Many people think that stillbirths happen because of a developmental or genetic problem that means the baby could not survive. In fact, fewer than one in ten stillbirths is caused by what’s known as a ‘major congenital abnormality’. In a large number of stillbirths, the baby appears to be completely healthy.

Sometimes the mother has a condition that affects the pregnancy and sometimes there are major problems with the placenta or the umbilical cord.

For around one-third of babies, there is no clear cause for the death. For another third of stillbirths the baby was apparently healthy but was smaller than would be expected. In both cases, these stillbirths may be described as ‘unexplained’.

Placental problems

Researchers believe that some ‘unexplained’ stillbirths happen because the placenta, which joins the woman’s and baby’s blood systems, starts working less well. The deterioration may happen gradually, and may not be picked up by current routine antenatal monitoring.

It may mean the baby doesn’t grow as well as it should because the blood and oxygen supply is compromised in some way, Around a third of stillborn babies have not reached their growth potential and poor growth or growth that starts well and tails off during pregnancy, is a sign that a baby is at risk of stillbirth.  If this is the case, the baby may also start to move less often.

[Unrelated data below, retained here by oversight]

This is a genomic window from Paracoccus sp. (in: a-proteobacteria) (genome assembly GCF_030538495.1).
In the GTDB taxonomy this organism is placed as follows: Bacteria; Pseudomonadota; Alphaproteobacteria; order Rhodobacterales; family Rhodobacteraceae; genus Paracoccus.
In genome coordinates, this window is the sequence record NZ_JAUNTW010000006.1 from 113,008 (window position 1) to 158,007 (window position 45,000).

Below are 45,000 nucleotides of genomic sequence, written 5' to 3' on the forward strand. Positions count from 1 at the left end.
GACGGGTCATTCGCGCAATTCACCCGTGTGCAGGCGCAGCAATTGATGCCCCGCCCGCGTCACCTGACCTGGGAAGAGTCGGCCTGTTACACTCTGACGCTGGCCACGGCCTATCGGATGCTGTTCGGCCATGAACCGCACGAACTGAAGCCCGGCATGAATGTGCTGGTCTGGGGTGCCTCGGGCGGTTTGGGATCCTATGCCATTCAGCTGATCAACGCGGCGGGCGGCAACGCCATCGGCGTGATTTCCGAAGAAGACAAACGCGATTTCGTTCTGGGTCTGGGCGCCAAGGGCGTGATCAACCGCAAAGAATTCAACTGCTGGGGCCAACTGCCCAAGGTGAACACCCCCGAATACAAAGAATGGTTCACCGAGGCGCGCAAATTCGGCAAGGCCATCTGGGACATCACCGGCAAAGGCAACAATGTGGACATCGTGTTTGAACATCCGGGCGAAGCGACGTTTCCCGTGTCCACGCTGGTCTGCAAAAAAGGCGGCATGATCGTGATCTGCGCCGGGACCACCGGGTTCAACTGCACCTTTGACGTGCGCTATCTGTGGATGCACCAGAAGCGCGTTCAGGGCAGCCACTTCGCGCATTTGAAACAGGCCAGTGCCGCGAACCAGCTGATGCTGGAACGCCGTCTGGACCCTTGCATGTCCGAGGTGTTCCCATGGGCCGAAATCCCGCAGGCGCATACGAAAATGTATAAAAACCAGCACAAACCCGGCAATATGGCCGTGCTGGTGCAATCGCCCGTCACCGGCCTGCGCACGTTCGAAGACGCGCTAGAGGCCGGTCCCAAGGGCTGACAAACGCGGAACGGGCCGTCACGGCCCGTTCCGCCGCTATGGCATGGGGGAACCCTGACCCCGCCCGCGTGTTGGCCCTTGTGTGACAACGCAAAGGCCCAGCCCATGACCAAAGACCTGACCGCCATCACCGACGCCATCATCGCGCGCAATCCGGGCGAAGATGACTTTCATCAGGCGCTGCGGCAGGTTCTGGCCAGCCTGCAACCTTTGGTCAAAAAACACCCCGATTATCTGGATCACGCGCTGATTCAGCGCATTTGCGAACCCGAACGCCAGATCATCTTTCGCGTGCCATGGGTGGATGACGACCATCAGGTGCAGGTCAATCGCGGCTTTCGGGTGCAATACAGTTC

Sands is funding research that asks whether encouraging women to be aware of their baby’s movements and to tell their midwife promptly if their baby is not moving as it normally does could help reduce the number of stillbirths. You can read more about this research study, called AFFIRM, here.

If you are pregnant and are concerned about your baby’s movements please contact your midwife.

We are also funding research looking at scanning in third trimester, which is aimed at improving methods for identifying babies who are not growing as they should.

Other conditions

Stillbirth may also happen because of:

  • bleeding (haemorrhage) before or during labour
  • placenta abruption, which is when the placenta separates from the womb before the baby is born
  • pre-eclampsia, which causes high blood pressure in the mother
  • the umbilical cord slipping down through the entrance of the womb before the baby is born (known as cord prolapse) or wrapping around the baby’s neck
  • intrahepatic cholestasis of pregnancy (ICP) or obstetric cholestasis, a liver disorder
  • a genetic problem
  • gestational diabetes, which is a type of diabetes that develops during pregnancy
  • infection (for a list of infections which cause stillbirth visit NHS Choices).

If you are pregnant please read our advice for a safer pregnancy.

Post mortems

Parents of a stillborn baby will be asked whether they want their baby to have a post mortem. A post mortem can sometimes find the cause of the stillbirth; it can also help rule out some causes. This information may be helpful if families are planning future pregnancies.

Our booklet Deciding about a post mortem examination provides more information